The Barton Trunk Bed on Display

by Lori Eggleston. 0 Comments

If you’ve been following my blog recently, you’ll probably remember that I’ve been working on putting together a display for the trunk bed of Clara Barton’s which is on loan to us from the American Red Cross.  Though it took just a bit longer than expected, it is finally out on display!  The case which housed the Clara Barton exhibit here at the NMCWM was too small for the trunk bed to be displayed open, so I had to do a little rearranging first.


I had to switch the Barton display with our stretcher display, and put away one of the large stretchers for now. You can see that there’s plenty of room for the trunk in this case though. You can also see the sheet of Mylar I placed beneath the trunk to protect it.


And here is the trunk bed folded out, complete with the poles and lines to support the mosquito netting.


I had originally intended to display the bed with the mosquito netting around it.  However, I had concerns about how much stress that would put on the fragile fabric.  Though I could have supported the top with a layer of fabric or Mylar, the sides were more problematic.  It also would have obstructed the view of the bed somewhat.  So, I decided to display a piece of the netting draped across the end of the bed instead.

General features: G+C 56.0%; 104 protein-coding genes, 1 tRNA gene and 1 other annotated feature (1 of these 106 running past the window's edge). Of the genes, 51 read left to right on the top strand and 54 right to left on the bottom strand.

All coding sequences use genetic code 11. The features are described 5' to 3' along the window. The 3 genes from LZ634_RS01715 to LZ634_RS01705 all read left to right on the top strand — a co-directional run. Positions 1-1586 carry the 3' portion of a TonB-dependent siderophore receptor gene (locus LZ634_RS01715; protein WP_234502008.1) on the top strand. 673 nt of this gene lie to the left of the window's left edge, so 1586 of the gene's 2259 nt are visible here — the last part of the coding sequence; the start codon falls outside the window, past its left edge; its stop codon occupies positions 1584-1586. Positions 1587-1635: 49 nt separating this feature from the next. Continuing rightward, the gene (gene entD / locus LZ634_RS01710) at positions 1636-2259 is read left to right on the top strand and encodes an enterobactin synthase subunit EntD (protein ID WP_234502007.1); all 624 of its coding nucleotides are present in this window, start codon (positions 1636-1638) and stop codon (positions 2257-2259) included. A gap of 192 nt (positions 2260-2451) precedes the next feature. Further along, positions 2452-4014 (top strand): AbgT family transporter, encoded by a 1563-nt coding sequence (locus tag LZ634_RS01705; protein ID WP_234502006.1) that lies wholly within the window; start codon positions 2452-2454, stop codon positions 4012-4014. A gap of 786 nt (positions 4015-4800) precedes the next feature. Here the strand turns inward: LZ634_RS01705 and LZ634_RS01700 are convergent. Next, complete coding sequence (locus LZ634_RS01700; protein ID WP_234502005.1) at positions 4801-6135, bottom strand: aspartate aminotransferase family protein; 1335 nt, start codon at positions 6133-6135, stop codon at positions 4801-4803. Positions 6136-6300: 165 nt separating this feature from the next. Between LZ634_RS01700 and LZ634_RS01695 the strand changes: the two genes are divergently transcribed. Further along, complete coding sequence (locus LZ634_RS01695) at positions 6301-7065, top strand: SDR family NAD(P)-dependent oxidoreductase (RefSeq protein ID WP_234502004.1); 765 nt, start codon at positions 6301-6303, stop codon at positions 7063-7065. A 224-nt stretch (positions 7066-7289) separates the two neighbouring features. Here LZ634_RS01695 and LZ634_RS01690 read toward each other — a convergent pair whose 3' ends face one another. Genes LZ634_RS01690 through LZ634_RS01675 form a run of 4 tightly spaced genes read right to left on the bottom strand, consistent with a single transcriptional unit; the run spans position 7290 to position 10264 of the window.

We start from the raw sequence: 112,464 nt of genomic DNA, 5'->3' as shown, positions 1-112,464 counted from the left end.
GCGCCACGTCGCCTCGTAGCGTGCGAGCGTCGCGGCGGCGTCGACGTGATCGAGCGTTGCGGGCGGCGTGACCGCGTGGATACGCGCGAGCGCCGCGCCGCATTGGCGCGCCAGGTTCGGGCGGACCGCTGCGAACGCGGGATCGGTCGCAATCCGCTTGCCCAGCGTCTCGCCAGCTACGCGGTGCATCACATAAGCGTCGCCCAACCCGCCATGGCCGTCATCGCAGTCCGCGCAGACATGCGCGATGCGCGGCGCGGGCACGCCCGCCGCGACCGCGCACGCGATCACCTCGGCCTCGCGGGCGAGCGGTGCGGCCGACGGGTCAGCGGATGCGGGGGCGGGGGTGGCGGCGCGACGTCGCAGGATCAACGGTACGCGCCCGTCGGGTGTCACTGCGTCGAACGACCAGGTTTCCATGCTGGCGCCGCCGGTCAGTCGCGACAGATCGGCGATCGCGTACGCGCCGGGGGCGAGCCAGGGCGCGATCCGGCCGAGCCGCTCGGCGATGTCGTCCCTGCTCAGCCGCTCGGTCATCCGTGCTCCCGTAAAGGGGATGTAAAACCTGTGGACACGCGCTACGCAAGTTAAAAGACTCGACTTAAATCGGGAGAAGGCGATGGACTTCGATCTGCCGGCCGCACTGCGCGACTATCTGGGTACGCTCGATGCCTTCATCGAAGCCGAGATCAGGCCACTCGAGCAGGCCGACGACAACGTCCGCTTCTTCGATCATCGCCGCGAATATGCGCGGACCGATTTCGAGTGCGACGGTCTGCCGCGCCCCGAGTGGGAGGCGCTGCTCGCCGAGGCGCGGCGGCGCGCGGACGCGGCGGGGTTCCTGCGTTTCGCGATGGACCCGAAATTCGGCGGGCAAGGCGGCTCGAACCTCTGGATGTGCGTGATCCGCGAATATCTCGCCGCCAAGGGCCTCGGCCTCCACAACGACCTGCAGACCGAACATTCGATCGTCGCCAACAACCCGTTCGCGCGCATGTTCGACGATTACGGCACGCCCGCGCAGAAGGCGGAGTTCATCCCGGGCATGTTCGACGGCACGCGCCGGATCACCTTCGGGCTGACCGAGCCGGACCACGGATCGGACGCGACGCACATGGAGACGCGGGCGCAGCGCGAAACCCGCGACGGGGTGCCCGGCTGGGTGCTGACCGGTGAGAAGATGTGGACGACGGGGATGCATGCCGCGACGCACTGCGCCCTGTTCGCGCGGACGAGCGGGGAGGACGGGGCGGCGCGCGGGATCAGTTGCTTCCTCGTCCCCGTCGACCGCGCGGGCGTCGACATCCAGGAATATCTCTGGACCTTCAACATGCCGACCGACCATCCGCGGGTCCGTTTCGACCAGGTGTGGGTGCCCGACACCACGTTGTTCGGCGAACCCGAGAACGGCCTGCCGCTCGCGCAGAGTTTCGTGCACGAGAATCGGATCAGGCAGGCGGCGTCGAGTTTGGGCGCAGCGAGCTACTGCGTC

Here’s a close-up view of the mosquito netting which was found inside the trunk bed. Though it is in great shape for 150-year-old fabric, it is still prudent to treat it gently.


The trunk bed is displayed with some of the artifacts found at Clara Barton’s Missing Soldiers Office in Washington D.C., which are on loan to us from the U.S. General Services Administration.


And just so that no one is disappointed about not seeing the bed set up with the mosquito netting, here is an image of that from the Red Cross!


If you get the chance, come by and see it in person – the display will be here for at least a year.


Photos courtesy of the National Museum of Civil War Medicine, except where otherwise noted.

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*If you missed my previous posts about Clara Barton’s trunk bed, you can read them here:

Part 1 –

Part 2 –








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